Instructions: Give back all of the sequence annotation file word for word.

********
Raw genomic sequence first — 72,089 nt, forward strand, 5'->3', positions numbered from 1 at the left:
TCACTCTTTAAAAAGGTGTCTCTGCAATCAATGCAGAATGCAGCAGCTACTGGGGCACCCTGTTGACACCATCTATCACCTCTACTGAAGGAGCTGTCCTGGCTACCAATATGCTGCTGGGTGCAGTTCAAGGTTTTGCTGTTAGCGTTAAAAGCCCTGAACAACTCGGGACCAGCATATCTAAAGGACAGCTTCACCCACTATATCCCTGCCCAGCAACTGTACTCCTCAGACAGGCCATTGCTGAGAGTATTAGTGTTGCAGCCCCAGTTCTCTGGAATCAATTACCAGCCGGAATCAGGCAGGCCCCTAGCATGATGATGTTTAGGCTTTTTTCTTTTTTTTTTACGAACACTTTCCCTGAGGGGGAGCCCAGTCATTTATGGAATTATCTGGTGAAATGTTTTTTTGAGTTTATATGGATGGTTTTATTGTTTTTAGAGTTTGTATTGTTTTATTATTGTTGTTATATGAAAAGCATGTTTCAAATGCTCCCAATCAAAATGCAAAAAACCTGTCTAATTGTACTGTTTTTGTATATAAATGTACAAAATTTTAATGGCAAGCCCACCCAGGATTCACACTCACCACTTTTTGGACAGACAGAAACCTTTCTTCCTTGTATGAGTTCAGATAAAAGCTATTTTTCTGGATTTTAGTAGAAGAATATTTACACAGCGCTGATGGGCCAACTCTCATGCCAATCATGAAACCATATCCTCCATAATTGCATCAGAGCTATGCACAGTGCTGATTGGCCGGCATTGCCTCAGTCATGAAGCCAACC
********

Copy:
Raw genomic sequence first — 72,089 nt, forward strand, 5'->3', positions numbered from 1 at the left:
TCACTCTTTAAAAAGGTGTCTCTGCAATCAATGCAGAATGCAGCAGCTACTGGGGCACCCTGTTGACACCATCTATCACCTCTACTGAAGGAGCTGTCCTGGCTACCAATATGCTGCTGGGTGCAGTTCAAGGTTTTGCTGTTAGCGTTAAAAGCCCTGAACAACTCGGGACCAGCATATCTAAAGGACAGCTTCACCCACTATATCCCTGCCCAGCAACTGTACTCCTCAGACAGGCCATTGCTGAGAGTATTAGTGTTGCAGCCCCAGTTCTCTGGAATCAATTACCAGCCGGAATCAGGCAGGCCCCTAGCATGATGATGTTTAGGCTTTTTTCTTTTTTTTTTACGAACACTTTCCCTGAGGGGGAGCCCAGTCATTTATGGAATTATCTGGTGAAATGTTTTTTTGAGTTTATATGGATGGTTTTATTGTTTTTAGAGTTTGTATTGTTTTATTATTGTTGTTATATGAAAAGCATGTTTCAAATGCTCCCAATCAAAATGCAAAAAACCTGTCTAATTGTACTGTTTTTGTATATAAATGTACAAAATTTTAATGGCAAGCCCACCCAGGATTCACACTCACCACTTTTTGGACAGACAGAAACCTTTCTTCCTTGTATGAGTTCAGATAAAAGCTATTTTTCTGGATTTTAGTAGAAGAATATTTACACAGCGCTGATGGGCCAACTCTCATGCCAATCATGAAACCATATCCTCCATAATTGCATCAGAGCTATGCACAGTGCTGATTGGCCGGCATTGCCTCAGTCATGAAGCCAACC